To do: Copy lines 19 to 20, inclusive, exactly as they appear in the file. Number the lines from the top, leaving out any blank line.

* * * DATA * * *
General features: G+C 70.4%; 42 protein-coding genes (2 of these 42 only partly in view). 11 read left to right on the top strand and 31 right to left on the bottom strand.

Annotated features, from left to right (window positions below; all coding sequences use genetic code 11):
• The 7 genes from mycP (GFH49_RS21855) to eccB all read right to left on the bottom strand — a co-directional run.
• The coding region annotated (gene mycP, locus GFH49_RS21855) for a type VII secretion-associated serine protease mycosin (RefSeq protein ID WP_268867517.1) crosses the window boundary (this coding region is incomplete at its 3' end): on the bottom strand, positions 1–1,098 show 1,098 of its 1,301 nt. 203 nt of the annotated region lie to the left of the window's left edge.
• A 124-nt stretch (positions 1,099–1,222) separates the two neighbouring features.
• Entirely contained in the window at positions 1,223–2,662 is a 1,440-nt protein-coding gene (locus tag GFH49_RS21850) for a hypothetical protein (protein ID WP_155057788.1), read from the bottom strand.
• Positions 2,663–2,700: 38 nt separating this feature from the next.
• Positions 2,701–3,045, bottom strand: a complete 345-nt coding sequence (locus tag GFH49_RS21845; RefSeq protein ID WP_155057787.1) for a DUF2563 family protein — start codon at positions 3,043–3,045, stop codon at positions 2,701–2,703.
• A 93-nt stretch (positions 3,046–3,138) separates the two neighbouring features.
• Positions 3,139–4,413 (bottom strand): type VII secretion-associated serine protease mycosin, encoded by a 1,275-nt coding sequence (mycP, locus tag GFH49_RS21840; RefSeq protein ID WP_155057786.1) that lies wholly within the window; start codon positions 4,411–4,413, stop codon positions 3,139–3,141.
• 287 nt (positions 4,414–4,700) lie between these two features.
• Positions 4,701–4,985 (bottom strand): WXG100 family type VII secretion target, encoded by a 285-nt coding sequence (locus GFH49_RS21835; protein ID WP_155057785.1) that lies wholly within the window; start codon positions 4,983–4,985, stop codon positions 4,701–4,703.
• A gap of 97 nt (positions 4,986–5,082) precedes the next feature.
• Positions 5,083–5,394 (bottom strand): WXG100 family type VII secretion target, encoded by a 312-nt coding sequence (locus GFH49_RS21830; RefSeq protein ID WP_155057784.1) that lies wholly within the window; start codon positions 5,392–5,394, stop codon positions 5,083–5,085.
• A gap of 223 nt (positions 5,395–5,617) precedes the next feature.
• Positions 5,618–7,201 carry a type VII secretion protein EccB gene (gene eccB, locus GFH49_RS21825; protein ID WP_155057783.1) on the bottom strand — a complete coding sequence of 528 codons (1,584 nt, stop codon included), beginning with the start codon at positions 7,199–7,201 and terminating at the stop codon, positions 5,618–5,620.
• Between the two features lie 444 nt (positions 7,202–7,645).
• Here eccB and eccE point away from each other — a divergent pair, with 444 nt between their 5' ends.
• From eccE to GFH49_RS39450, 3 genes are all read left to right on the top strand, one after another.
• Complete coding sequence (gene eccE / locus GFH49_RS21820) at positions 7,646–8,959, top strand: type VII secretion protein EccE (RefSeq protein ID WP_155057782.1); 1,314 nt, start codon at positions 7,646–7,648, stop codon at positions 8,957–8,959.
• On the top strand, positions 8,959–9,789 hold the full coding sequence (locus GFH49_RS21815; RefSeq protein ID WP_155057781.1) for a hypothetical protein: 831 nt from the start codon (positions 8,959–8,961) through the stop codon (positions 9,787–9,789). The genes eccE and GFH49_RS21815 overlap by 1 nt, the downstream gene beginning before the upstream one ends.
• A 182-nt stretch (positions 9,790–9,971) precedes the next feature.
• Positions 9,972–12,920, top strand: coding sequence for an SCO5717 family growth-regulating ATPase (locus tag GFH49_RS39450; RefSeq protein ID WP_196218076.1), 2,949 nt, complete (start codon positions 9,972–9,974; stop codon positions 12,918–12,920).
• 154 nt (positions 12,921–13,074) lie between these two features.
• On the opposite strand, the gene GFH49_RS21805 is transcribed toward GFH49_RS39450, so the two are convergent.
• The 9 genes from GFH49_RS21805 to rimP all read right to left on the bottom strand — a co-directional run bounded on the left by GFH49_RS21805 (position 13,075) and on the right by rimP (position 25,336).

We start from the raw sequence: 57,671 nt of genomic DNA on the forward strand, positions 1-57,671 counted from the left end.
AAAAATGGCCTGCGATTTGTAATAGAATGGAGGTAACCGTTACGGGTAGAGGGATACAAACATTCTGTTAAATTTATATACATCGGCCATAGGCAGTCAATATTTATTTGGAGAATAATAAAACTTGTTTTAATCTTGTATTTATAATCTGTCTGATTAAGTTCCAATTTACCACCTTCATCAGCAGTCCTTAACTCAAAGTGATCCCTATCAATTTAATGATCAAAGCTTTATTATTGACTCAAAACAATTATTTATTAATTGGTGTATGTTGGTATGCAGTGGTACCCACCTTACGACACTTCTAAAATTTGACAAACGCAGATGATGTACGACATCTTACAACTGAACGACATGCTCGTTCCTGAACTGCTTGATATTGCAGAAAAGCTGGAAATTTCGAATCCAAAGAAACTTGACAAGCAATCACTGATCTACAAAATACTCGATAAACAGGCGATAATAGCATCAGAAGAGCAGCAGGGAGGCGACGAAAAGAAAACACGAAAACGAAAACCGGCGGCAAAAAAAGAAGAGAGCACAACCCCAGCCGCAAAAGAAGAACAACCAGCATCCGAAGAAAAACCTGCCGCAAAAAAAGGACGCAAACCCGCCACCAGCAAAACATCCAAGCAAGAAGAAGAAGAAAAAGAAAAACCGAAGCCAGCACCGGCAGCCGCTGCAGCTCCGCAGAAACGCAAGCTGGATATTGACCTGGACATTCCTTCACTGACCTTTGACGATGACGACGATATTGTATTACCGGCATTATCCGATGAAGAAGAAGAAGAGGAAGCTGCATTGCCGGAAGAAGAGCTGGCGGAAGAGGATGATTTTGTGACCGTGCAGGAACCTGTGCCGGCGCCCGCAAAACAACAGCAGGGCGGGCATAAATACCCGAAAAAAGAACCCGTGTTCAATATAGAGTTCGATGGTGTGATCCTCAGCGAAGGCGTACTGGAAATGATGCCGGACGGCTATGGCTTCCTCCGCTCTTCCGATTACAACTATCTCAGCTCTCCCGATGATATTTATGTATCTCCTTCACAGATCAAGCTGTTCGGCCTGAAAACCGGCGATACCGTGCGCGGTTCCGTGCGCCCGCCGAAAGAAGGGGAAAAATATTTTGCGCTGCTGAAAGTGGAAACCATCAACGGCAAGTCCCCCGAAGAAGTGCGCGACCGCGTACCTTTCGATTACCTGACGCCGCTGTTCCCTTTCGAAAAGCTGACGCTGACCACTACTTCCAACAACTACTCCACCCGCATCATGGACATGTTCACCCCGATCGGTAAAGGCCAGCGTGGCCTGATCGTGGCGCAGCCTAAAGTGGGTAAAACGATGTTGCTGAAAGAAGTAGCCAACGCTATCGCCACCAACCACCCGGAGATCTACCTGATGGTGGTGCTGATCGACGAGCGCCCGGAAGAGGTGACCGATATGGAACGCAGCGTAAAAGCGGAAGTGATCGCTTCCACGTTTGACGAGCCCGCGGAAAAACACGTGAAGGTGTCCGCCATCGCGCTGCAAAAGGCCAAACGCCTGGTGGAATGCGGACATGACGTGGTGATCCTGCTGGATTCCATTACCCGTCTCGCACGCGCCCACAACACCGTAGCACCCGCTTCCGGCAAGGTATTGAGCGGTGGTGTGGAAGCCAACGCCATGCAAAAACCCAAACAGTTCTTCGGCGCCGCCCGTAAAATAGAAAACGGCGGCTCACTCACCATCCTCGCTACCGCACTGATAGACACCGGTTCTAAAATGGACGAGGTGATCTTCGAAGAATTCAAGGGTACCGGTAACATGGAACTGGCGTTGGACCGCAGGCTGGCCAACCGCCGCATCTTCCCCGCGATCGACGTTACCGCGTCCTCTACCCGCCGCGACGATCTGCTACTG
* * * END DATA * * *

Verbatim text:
• From eccE to GFH49_RS39450, 3 genes are all read left to right on the top strand, one after another.
• Complete coding sequence (gene eccE / locus GFH49_RS21820) at positions 7,646–8,959, top strand: type VII secretion protein EccE (RefSeq protein ID WP_155057782.1); 1,314 nt, start codon at positions 7,646–7,648, stop codon at positions 8,957–8,959.